Welcome to the ColdFusion Administrator Extension Guide. For a few releases now ColdFusion has supported the addition of extensions to the ColdFusion Administrators. Basically this is just the ability to add to the navigation menu of your Administrator. Only a few people have done it and I thought that a simple guide to create an extension and an set of tips would perhaps encourage others to write their own extensions. I\'ve also included a list of known extensions at the bottom of this page. Please email me if you would like to have your extension added.
Last Updated: March 23, 2009
At a basic level, the documented support for extending the Administrator is based on adding links. You have two ways of doing this.
The first, and older method, is to create a file named extensionscustom.cfm. This file is saved in the administrator folder. The file should only contain links. Since the Administrator uses frames, you should specify a target of content to keep any content you create within the frame:
<a href="foo.cfm" target="content">Foo</a><br/> <a href="goo.cfm" target="content">Goo</a><br/>
You can add any number of links and they will appear in the left hand navigation under a section called Custom Extensions. Here is an example:
While this works, a better method was added to ColdFusion 8. (Props go to Jason Delmore for "sneaking" this in. Shhh, don\'t tell anyone!) Inside your administrator folder you will find a file named custommenu.xml. If you open this in an editor you will see:
This is a simple XML file that you can use to add your own links. Unlike the previous method, however, you can add your own sections as well. You could create one section for various security tools and another for items related to server management. Here is a simple example:
<submenu label="My Tools"> <menuitem href="spoolmail/" target="content">SpoolMail</menuitem> </submenu>
This creates a section named My Tools with one link to a folder with the name SpoolMail. This renders in your browser like so:
Now that you know how to create the link, how do you actually create the extension? In general you can write any code you want to for your extension. So for example, you could add a basic clock to your Administrator like so:
1) Add this to custommenu.xml
<submenu label="My Tools"> <menuitem href="time.cfm" target="content">The Time</menuitem> </submenu>
2) Create a new file named time.cfm and use this code:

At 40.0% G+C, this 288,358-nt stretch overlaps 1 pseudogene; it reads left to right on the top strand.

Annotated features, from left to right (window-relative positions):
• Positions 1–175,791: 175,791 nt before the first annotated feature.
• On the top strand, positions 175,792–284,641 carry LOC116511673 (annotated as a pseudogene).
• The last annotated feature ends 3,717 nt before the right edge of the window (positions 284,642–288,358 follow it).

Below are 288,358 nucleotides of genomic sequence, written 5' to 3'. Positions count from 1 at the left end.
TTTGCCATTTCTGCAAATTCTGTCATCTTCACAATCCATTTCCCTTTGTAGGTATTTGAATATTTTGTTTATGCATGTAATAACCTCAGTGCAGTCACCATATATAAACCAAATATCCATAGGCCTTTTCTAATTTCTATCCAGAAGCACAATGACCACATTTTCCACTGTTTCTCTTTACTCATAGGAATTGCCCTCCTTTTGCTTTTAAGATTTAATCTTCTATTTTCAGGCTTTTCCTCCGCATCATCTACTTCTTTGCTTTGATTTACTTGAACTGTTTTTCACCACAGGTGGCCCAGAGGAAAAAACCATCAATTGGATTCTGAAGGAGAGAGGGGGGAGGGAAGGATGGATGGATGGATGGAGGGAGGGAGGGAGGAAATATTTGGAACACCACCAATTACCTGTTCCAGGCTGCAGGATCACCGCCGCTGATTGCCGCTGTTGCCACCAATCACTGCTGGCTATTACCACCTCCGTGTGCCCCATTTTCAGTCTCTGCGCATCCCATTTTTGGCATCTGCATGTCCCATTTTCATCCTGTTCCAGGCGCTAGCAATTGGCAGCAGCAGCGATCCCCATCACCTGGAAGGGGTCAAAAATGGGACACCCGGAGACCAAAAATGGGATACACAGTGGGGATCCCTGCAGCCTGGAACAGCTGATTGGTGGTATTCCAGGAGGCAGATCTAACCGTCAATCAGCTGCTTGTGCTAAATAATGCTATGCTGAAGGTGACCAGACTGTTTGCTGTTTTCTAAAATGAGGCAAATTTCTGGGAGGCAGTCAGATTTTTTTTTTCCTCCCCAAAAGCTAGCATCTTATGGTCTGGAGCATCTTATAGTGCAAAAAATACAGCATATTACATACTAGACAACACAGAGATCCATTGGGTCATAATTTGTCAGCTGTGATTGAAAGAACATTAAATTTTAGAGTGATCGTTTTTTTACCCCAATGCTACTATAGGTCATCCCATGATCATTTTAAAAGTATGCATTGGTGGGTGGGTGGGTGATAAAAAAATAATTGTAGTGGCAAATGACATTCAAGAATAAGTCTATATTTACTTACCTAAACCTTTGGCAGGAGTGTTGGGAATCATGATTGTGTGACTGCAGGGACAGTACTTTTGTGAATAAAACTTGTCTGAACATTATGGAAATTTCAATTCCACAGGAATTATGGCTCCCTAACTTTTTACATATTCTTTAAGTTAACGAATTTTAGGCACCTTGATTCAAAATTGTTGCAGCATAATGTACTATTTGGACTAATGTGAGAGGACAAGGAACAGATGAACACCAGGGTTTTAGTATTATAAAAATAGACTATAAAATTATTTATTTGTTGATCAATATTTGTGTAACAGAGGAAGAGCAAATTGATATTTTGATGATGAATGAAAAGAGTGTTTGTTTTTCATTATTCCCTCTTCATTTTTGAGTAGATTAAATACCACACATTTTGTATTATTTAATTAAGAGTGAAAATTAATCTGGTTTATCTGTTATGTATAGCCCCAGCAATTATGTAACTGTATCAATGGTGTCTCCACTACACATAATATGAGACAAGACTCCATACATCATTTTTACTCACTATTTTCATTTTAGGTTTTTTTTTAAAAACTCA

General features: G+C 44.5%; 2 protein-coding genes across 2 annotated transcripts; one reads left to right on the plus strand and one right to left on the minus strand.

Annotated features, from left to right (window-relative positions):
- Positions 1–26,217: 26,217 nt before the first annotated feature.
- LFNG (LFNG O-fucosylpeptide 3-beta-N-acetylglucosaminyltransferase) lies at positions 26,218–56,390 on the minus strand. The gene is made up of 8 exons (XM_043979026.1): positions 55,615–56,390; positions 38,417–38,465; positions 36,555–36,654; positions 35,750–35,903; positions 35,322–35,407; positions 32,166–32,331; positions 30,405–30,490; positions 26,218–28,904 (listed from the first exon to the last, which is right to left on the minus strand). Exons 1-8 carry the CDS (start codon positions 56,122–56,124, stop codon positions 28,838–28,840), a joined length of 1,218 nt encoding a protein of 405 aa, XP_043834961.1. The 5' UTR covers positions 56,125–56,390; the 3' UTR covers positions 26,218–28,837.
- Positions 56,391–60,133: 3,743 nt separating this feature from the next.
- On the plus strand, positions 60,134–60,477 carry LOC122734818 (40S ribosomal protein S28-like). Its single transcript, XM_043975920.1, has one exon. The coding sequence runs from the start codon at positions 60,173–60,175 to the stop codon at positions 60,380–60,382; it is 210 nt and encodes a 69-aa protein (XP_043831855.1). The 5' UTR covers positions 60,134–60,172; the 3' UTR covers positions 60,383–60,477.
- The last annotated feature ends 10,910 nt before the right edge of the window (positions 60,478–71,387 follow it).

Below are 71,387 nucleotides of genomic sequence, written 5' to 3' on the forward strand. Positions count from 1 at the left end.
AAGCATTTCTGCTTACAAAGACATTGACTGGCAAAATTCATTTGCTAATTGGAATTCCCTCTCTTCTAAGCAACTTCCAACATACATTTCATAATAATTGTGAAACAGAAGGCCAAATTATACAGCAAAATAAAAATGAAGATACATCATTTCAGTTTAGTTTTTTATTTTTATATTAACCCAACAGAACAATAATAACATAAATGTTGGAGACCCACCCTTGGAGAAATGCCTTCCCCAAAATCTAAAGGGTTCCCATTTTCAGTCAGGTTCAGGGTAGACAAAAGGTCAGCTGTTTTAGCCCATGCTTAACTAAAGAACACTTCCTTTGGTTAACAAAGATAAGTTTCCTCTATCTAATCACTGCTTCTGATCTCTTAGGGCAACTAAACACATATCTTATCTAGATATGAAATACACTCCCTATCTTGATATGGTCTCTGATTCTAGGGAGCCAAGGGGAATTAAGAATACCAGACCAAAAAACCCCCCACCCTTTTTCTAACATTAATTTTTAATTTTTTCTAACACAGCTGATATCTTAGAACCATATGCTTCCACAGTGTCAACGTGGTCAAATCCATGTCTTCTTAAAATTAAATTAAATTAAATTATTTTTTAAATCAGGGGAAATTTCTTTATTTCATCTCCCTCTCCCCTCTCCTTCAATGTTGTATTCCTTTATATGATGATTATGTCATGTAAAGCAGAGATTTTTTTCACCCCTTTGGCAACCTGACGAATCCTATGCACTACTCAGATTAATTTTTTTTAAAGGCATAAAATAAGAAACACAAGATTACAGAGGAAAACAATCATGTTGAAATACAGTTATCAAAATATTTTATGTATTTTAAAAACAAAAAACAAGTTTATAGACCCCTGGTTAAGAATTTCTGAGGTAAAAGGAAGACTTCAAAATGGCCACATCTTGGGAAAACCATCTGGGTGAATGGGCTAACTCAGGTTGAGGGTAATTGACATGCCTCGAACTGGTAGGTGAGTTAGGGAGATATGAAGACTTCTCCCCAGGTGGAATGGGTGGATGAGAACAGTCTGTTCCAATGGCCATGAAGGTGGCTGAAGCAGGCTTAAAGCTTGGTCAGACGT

<cfoutput>The time is #timeFormat(now())#.</cfoutput>
3) Reload your ColdFusion Administrator and click on The Time:
That's it! Of course, it looks rather ugly. There are two quick tweaks we can do to pretty things up a bit. First, we can include header.cfm and footer.cfm:
<cfinclude template="header.cfm"> <cfoutput>The time is #timeFormat(now())#.</cfoutput> <cfinclude template="footer.cfm">
These two files exist in the Administrator folder and create - as you can guess, the top and bottom UI used in the rest of the site. Unfortunately the Administrator code is encrypted so we can't see how they build pages, but we can easily view source. Doing so reveals that a particular class is used for page titles. We can add that as well:
<cfinclude template="header.cfm"> <h2 class="pageHeader">The Time</h2> <cfoutput>The time is #timeFormat(now())#.</cfoutput> <cfinclude template="footer.cfm">
Now we are getting somewhere! [Note - I may build out a full CSS list later on if people want. Basically I just worked on what I saw in view source for things like tables and forms.]
In no particular order, here are some tips to consider when building extensions.
While it may be obvious, you should build your extension in a subfolder under the administrator folder. This way there won't be conflicts with Adobe-provided files. Also, if an upgrade wipes out the root folder, this provides an easy way for you to quickly copy out your extension. If you do use a folder, be sure to edit the cfincludes for the header and footer.
If you place your files under the administrator folder, they will automatically be protected by the ColdFusion Administrator's security system UNLESS you use your own Application.cfm file. If you do, be sure to add this line of code:
This will ensure the built-in Administrator security is run before your custom code.
You are not required to place your files under the administrator so this may not be a concern for you.
Unfortunately, if you use Administrator User Roles under ColdFusion 8, non-Admin users will not be able to run your extensions.
Last Page Support
If you want the Administrator to remember your page as the last one visited (like it does for other pages), add the following code to your extension:
<cfset cookie.CFADMIN_LASTPAGE_ADMIN = cgi.SCRIPT_NAME>
Thanks go to Yaron Kohn for this tip!
The following is a list of known extensions. Please send me any ones you would like to add to this list. I'm also include links to projects that include support for custom extensions. While the project may not solely be an extension, it shows an example of using this feature.